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Supavadee Kunchuan: From aspiring doctor to playing basketball around the world

BANGKOK (Thailand) - Supavadee "Bo" Kunchuan never really expected to make it in basketball. That seems weird for someone who has played on national team squads at both the youth and senior level, played on a collegiate scholarship in the US, and played professionally abroad.

But that's the truth. Thailand's star Kunchuan never meant to be a basketball player all the way up until the age of 16.

Lone star to team player

She had starred in several other sports like swimming, badminton, tennis, and especially taekwondo, but only played individual sports during her childhood. Kunchuan wasn't even looking forward to a career as an athlete at the time, but by pure chance, she took up basketball and it happily worked out.

"I wanted to be a doctor and I had already moved to Khon Kaen to focus on my studies for that,"Kunchuan revealed. "But my father's [youth] team had just lost a key player and needed a tall replacement."

"He looked around and saw his own daughter right in front of him, so from there I just started training with him three times a day because I didn't have the fundamentals of a basketball player. I did have the athleticism though, so I caught on quickly."

"But that's the reason I started playing basketball: my dad was just missing a player on his team."

She barely had any interest in basketball at that point, but her athletic mindset pushed her to do her best. For Kunchuan, she didn't want to lose. She didn't want to be dead weight. She wanted to be the best. And that's what pushed her to give it her all during those practice sessions. Playing for her father's team, she played well enough to catch the attention of youth national team scouts. As quickly as she had jumped into the basketball scene, Kunchuan was already on the roster for the FIBA U19 Women's Basketball World Cup 2009 which was held in Thailand - and she was just 17 years old.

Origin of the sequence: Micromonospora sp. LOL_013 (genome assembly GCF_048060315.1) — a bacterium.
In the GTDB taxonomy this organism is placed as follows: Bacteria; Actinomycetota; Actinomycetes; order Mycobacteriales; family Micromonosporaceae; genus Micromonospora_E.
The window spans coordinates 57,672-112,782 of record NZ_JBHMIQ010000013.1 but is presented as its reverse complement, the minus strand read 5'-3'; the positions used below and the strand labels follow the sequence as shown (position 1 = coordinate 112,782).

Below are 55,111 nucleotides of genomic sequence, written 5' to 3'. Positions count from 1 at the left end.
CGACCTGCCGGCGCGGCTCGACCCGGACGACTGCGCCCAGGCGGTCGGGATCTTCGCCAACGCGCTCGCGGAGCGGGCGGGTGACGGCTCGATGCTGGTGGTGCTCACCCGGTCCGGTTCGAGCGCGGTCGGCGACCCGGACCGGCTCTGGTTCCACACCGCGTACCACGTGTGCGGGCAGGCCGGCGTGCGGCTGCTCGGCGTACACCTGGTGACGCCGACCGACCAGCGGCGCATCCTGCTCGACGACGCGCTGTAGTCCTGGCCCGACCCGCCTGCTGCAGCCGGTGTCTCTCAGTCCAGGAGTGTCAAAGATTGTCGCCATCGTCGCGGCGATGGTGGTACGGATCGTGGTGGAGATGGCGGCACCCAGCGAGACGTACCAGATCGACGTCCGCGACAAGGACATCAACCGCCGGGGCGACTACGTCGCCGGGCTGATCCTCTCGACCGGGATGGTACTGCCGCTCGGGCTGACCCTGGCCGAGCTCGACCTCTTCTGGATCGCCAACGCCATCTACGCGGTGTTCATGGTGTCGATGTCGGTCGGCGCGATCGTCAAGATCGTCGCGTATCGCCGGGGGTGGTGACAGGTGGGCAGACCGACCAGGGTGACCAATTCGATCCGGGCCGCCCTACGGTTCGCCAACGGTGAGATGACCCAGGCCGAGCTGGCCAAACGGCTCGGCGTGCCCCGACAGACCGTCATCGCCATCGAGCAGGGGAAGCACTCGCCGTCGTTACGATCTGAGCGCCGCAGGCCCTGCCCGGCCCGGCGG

Peera Kunchuan, Supavadee's father, was undoubtedly pleased by how this has unfolded. He is a basketball player himself, having starred on several national teams and had even won awards in international competitions.

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Happy Father’s Day ค่ะคุณพ่อ รักนะ จุ๊ฟๆๆ @peera_muk

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Supavadee enjoyed playing at the U19 Women's Basketball World Cup, especially the fun times with her teammates and getting to play against and see great young talents from around the world. It was certainly an eye-opening experience.

"I remember one time we were practicing and the Russian national team walked in for their practice session. I saw their center go through the door and because the doors in Thailand are so small, she had to kind of bend over to get through!" Kunchuan recalled.

Even then, the young Kunchuan wasn't fully committed to basketball just yet. She was still focused on her ambition to be a doctor and took a year off from basketball to concentrate on her studies.

While her father had always pushed her to be an athlete, it was her mother who inspired her as a scholar. Kunchuan's mother was a national team athlete herself in volleyball, but she had always taught her daughter to prepare herself academically and for life in the long run. She had other close relatives who worked in the medical field and being close to that pushed her towards pursuing a medical career.

Eventually, her path towards becoming a doctor didn't pan out, but another door opened up. Her performances at the youth level caught the eyes of collegiate coaches, which earned her a scholarship to play at Bangkok University. Now with the dedication to excel on the hardwood, she was ready to take the next step.

At the FIBA Women's Asia Cup 2013, Kunchuan made the senior national team roster at the age of just 20 years old. Her perspective of playing at the national team level had changed in the past 4 years.